WHAT IS BREAST CANCER?
Understanding what is breast cancer is the first step to understanding your diagnosis and your way forward. Essentially, breast cancer occurs when breast cells grow uncontrollably. There are specific genes that keep cells healthy and also regulate the growth of cells. If these genes are changed abnormally, or mutated, cancer can result. Certain mutations can alter the growth processes in the cells, stopping the ability of a cell to grow and divide at a regular rate, allowing the cells to multiply rapidly, creating a tumor.
There are two different types of tumors; a benign tumor is not cancerous, while a malignant tumor is cancerous. Malignant tumors are cancerous and can spread throughout the body. Unlike malignant tumors, benign tumors are not cancerous, do not grow rapidly or spread to other parts of the body, and the cells appear almost normal.
Specifically, breast cancer is defined as a malignant tumor that began growing in cells in your breast. Cancer usually originates in either the lobules, where milk is produced, or in the ducts, where the milk flows from the lobules to the nipple. Cancer can also start in the fatty and fibrous connective tissues, also known as the stromal tissues.
Cancer can spread to other parts of the breast, and can sometimes spread to the lymph nodes. Once the cancer is in the lymph nodes, it may or may not have spread to other parts of the body. Breast cancer stages describe the size and growth of a malignant tumor.
Also, breast cancer that is caused by a genetic mutation only accounts for 5-10% of all cancers. About 85-90% of cancers are caused by both aging and life in general. Eating well, exercising and not smoking are proactive ways for you to keep healthy and minimize your risk in being diagnosed with cancer.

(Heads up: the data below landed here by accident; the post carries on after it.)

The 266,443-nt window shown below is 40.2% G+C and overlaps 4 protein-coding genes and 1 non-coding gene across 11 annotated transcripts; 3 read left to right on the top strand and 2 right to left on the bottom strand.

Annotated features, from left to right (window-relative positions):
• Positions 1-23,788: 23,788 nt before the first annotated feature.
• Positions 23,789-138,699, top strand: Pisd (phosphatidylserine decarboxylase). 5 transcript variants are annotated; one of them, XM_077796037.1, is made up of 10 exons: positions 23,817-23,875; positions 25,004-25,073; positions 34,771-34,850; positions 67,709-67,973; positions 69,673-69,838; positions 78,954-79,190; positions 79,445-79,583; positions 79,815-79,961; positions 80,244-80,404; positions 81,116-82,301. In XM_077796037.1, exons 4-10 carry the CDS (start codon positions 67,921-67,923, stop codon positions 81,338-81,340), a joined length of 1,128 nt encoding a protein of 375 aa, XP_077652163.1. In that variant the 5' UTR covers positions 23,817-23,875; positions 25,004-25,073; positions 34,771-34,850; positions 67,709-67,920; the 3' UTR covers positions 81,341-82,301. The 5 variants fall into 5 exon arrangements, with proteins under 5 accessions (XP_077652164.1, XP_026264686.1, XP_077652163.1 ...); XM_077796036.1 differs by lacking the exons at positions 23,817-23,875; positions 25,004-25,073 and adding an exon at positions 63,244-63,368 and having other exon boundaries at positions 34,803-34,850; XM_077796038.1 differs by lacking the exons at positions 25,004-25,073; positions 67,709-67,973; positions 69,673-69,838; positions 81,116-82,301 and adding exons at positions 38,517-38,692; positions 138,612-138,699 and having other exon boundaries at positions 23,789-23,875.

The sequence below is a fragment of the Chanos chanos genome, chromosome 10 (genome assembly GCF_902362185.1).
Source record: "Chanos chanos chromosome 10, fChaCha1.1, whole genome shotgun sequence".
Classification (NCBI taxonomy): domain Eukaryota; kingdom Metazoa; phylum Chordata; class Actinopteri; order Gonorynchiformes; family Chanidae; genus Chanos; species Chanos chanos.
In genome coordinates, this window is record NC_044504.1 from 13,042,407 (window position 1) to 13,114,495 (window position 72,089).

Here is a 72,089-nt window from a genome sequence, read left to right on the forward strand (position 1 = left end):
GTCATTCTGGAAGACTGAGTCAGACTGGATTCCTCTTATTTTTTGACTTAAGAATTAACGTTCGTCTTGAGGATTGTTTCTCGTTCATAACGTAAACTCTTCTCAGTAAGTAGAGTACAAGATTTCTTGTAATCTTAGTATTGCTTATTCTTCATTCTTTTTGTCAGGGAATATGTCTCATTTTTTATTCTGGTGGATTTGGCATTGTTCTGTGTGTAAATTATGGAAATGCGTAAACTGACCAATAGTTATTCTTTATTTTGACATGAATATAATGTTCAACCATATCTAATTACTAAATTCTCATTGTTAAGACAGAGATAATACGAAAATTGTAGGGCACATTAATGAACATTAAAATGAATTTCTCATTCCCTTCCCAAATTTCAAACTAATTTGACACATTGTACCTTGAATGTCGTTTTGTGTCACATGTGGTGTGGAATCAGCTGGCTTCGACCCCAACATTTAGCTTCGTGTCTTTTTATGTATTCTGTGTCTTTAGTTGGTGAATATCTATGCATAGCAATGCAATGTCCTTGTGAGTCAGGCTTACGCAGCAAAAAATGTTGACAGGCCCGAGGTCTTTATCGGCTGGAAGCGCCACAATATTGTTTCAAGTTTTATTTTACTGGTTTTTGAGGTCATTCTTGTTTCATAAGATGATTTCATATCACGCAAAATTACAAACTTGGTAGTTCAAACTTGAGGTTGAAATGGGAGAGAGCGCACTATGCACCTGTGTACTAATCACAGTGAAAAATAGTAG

A common statistic that you may have heard is that 1 in 8 women will be diagnosed with breast cancer. This can be a frightening statistic. However, understanding the background of this statistic makes it a little less scary. Essentially, 1 in 8 means 12 out of 100 women will be diagnosed with cancer, or 12% of women. Yet this statistic fails to include that this diagnosis is over a woman’s lifetime, which, on average, is 80 years in the U.S. So, to accurately restate this statistic, it is that 1 in 8 women who reach the age of 80 are likely to be diagnosed with cancer. So for each decade that you live, your risk is lower than 12% for most women.
Another way to look at this seemingly scary statistic is the optimistic way—you have a 7 in 8 chance of not getting cancer, or an 87.5% chance of being cancer-free throughout your life. Clearly, some women have higher risk factors than others, like a family member having cancer, or other risk factors.